Guatemalan first-generation UF sophomore Miguel Pascual is proud of his heritage, and in his free time he enjoys helping other first-generation students recognize this cultural admiration by developing their leadership skills.
Although the 19-year-old’s contributions as a member of the first-generation Latinx community are recognized by peers, Pascual often struggles with integrating this importance to his gay identity, fearing judgment from the student body, his friends and his culture.
While identifying as LGBTQ can be an individualized struggle, for some, the overlap between heritage and identity can elicit a strong sense of overwhelming instability.
Some of the friends he had who were of Hispanic heritage saw LGBTQ as weird or out of the norm, Pascual said. Pascual’s experiences with disregarding assumptions about his identity has led him to feel uncomfortable with expressing himself in Florida, a state that has passed numerous bills concerning LGBTQ.
“There are moments where I just don't really feel comfortable telling people that I am gay,” he said.
But UF’s Latinx student body continues to push down these unwarranted beliefs from the institution and create a safe space for all communities to thrive in.
Oscar Santiago Perez, the student government senate president of the Change Party, has dedicated part of his candidacy towards creating more inclusivity for the LGBTQ community on campus.
“I have been a huge advocate for the LGBTQ+ community, and I want to continue to do that within the current role serving as president,” they said.
Santiago Perez, 20, is Puerto Rican and identifies as nonbinary. Besides serving on SG, they are finishing up their term as Pride Student Union Treasurer and is the incoming President of Volunteers for International Student Affairs. They also worked with the Hispanic Student Association in the past.
Santiago Perez has upheld important roles during his time at UF, but that authority hasn’t erased their personal feelings of restriction. They believe they need to limit themself in fear of what others would say.
“I think that it’s taboo in a way within Hispanic circles,” they said. “Especially when you're not very certain if your parents would be very accepting.”
While Santiago Perez felt comfortable discussing identity with his mother, they are still trying to build up that connection with his father, they said.
Outside of their home, Santiago Perez believes that UF has given them a safe, comfortable environment to be authentic and to continue to advocate for authenticity in the lives of others. They found admirable groups and supportive friends who uplift them and their identity, they said.
“I’ve been able to discuss LGBTQ topics in a constructive, productive and safe manner,” they said.
Other students have experienced a mix of negative and positive feedback from friends and family.
Other students, like UF sophomore Sarah Wutzler, recognize the support they’ve received from their family despite receiving some negative reactions.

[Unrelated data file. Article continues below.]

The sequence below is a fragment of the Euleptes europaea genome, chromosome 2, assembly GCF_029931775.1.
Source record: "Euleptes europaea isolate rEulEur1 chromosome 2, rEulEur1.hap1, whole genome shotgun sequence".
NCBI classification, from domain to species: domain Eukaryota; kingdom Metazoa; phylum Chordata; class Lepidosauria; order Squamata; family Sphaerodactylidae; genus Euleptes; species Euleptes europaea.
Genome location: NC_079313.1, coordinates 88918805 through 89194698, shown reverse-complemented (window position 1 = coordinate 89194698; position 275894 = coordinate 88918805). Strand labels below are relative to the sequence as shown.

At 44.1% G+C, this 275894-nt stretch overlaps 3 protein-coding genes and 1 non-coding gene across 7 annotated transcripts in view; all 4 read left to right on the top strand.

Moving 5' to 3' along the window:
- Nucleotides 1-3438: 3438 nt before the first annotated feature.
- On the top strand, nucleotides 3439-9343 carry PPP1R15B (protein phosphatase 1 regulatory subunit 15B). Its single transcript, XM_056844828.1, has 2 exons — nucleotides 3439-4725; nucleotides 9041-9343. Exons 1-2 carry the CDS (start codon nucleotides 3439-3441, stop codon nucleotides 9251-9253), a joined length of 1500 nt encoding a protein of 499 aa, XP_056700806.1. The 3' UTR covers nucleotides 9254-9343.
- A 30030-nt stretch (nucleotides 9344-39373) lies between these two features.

“Having other LGBTQ people in my family has been really helpful for me in accepting my own identity, but it has also caused a lot of fights and controversy within my family,” Wutzler said.
Wutzler is an 18-year-old Cuban-American and identifies as a cisgender queer woman.
“One of the biggest struggles for me is that a lot of my cultural Latinx values have clashed with my LGBTQ+ identity,” Wutzler said. “I had to learn to balance that while still feeling proud of both identities.”
Wutzler is an AWARE ambassador for the Counseling and Wellness Center, a director for the Health Disparities in Medicine Committee and a member of the American Medical Student Association. She also volunteers at the Opportunity Center where she tutors adults with mental illness.
Being on the pre-med track and majoring in psychology, she acknowledges the widespread neglect of LGBTQ health and wellness not only within UF but across the state and nation.
“The increase in anti-LGBTQ legislation which affects UF is alarming and feels like a threat not only to my physical safety but to my mental health and education as well,” she said.
She’s found a safe space within her own queer friends and other LGBTQ students, but she does not consider UF a comfortable environment, she said.
Wutzler feels fortunate to have her immediate family be accepting of her identity even if her extended family doesn’t share the same values. There’s a mix of opinions involving religion, race, age as well as social norms from Cuba, she said.
“I’m not out yet to my entire family because of this,” she said.
Regardless of conflicting views, Wutzler has hope her family can eventually begin to accept her beliefs and her identity. She also wants to be able to break down theirs.
“I am working on having conversations with my family to understand their perspectives and hopefully have them understand mine,” she said. “This is not always successful and rarely easy, but it does help foster love and some compassion even despite differences.”
The intersection between Latinx and LGBTQ communities has come with challenges, yet it's helped families further understand differences.
“I am fortunate to have grown up in a household that doesn't oppose who I am or what I identify as,” Pascual said. “But if there are any other folks out there who are not necessarily as fortunate as I was, there are resources out there that you can turn to – support systems outside of your household and that hopefully things do get better with time.”
Contact Nicole at email@example.com. Follow her on Twitter @nicolebeltg.
Nicole Beltrán is a second-year journalism and economics major, reporting for the university and caimán desk. In her free time, she enjoys reading, journaling, and watching musicals.